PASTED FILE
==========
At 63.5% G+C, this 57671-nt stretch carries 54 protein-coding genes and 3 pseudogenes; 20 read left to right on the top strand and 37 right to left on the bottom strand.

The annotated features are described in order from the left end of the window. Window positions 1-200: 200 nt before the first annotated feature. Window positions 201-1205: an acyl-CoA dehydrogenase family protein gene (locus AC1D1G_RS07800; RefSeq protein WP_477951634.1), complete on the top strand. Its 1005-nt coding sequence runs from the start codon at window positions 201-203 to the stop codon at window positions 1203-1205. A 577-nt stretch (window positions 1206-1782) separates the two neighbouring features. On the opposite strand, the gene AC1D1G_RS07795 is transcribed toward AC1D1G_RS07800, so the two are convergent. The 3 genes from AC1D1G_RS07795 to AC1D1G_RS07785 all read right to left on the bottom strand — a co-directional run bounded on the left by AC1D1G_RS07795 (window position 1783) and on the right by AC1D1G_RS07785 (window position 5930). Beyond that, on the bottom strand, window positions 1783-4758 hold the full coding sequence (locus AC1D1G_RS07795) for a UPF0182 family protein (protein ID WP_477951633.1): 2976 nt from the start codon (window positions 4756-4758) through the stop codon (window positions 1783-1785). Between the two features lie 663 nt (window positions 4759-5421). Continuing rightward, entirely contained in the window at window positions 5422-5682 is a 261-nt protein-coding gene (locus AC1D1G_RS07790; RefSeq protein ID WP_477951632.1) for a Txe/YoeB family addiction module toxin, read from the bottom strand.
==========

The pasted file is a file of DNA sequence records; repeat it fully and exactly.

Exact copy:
At 63.5% G+C, this 57671-nt stretch carries 54 protein-coding genes and 3 pseudogenes; 20 read left to right on the top strand and 37 right to left on the bottom strand.

The annotated features are described in order from the left end of the window. Window positions 1-200: 200 nt before the first annotated feature. Window positions 201-1205: an acyl-CoA dehydrogenase family protein gene (locus AC1D1G_RS07800; RefSeq protein WP_477951634.1), complete on the top strand. Its 1005-nt coding sequence runs from the start codon at window positions 201-203 to the stop codon at window positions 1203-1205. A 577-nt stretch (window positions 1206-1782) separates the two neighbouring features. On the opposite strand, the gene AC1D1G_RS07795 is transcribed toward AC1D1G_RS07800, so the two are convergent. The 3 genes from AC1D1G_RS07795 to AC1D1G_RS07785 all read right to left on the bottom strand — a co-directional run bounded on the left by AC1D1G_RS07795 (window position 1783) and on the right by AC1D1G_RS07785 (window position 5930). Beyond that, on the bottom strand, window positions 1783-4758 hold the full coding sequence (locus AC1D1G_RS07795) for a UPF0182 family protein (protein ID WP_477951633.1): 2976 nt from the start codon (window positions 4756-4758) through the stop codon (window positions 1783-1785). Between the two features lie 663 nt (window positions 4759-5421). Continuing rightward, entirely contained in the window at window positions 5422-5682 is a 261-nt protein-coding gene (locus AC1D1G_RS07790; RefSeq protein ID WP_477951632.1) for a Txe/YoeB family addiction module toxin, read from the bottom strand.